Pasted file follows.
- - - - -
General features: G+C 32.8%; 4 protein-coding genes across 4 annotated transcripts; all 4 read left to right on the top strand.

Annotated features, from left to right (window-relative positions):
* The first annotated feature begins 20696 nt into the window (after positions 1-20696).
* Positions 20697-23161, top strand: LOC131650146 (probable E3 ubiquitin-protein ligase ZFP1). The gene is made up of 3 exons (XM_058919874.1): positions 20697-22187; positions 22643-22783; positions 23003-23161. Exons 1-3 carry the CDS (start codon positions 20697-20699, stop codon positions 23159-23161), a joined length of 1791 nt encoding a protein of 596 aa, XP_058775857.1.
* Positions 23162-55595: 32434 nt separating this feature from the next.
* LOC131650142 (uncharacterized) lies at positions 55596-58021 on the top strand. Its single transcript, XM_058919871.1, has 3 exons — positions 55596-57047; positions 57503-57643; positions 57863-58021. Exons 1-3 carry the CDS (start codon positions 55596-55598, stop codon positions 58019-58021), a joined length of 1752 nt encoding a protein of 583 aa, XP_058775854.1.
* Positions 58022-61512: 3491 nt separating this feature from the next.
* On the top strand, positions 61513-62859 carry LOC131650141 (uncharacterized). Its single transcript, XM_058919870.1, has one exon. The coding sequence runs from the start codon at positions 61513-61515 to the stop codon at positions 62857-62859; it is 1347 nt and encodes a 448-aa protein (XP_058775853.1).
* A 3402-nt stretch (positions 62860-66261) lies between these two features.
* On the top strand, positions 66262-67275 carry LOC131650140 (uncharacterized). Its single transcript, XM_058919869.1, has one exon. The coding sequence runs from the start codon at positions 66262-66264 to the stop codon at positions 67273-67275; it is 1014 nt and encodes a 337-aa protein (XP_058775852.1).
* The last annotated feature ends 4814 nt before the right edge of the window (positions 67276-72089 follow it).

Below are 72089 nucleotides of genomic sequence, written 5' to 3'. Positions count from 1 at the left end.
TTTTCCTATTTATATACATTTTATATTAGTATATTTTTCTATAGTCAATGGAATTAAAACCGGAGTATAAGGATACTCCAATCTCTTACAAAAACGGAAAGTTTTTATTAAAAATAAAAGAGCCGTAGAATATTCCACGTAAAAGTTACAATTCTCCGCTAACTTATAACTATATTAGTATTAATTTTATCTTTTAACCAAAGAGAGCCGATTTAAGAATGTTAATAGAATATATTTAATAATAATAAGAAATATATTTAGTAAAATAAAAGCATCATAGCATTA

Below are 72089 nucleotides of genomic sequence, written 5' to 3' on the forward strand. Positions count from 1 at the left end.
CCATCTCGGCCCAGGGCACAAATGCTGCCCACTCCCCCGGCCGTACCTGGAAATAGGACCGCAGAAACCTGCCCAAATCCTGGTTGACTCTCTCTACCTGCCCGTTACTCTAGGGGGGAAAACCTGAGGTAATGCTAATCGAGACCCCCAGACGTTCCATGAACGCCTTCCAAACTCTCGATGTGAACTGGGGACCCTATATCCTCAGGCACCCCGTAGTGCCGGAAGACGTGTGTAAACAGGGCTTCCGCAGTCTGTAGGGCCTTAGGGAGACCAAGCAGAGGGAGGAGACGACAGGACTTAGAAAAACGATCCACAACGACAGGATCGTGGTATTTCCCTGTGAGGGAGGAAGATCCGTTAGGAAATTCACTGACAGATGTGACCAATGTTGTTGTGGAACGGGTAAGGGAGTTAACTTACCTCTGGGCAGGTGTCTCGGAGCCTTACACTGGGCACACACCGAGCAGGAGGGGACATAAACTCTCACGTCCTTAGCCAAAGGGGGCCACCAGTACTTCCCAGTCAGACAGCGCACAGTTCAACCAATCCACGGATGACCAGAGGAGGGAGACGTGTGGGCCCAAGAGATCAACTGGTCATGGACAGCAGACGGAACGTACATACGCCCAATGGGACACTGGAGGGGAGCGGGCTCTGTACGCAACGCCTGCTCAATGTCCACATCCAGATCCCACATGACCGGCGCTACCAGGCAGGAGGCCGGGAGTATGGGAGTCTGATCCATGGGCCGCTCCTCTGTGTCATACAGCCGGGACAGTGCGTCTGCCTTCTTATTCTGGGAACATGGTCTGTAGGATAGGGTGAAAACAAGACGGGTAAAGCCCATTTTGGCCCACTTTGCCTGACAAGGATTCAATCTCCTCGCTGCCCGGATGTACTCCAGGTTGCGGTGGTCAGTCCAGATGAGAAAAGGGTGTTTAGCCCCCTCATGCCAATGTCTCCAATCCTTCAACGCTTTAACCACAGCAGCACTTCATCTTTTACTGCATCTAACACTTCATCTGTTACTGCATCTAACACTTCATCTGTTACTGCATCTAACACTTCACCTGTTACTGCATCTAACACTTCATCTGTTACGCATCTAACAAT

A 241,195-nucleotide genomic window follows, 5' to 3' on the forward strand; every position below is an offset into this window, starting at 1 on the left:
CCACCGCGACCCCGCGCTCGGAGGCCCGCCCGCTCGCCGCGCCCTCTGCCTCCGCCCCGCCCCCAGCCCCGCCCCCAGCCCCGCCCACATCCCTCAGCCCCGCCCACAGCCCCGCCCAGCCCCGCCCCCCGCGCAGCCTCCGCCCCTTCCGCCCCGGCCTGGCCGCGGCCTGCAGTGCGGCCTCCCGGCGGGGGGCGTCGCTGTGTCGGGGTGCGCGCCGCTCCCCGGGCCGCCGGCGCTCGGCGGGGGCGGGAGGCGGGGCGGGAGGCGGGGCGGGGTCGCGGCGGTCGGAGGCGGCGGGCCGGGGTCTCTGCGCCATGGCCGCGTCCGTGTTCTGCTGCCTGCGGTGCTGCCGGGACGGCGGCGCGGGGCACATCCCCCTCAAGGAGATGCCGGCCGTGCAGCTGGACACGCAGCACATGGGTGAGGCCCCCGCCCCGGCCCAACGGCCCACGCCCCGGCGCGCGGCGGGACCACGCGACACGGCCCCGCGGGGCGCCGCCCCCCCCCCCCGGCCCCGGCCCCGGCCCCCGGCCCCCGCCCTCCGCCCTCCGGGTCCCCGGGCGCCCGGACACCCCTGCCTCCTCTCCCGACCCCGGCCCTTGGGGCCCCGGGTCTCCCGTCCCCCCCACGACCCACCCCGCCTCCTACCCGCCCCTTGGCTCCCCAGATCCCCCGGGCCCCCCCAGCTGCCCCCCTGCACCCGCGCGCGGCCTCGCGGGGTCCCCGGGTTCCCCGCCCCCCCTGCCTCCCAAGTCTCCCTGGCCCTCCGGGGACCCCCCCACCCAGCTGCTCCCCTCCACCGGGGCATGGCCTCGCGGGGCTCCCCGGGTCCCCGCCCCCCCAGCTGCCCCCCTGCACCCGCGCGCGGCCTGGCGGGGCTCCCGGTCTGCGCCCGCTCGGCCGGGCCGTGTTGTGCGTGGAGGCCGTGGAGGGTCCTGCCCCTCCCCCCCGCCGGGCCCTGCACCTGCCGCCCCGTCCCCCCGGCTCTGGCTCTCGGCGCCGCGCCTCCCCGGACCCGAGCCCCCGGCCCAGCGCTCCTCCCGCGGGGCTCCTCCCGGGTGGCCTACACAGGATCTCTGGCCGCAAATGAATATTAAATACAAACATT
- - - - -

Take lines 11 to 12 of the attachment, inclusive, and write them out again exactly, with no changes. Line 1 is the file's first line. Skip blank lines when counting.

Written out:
* The last annotated feature ends 4814 nt before the right edge of the window (positions 67276-72089 follow it).

Below are 72089 nucleotides of genomic sequence, written 5' to 3'. Positions count from 1 at the left end.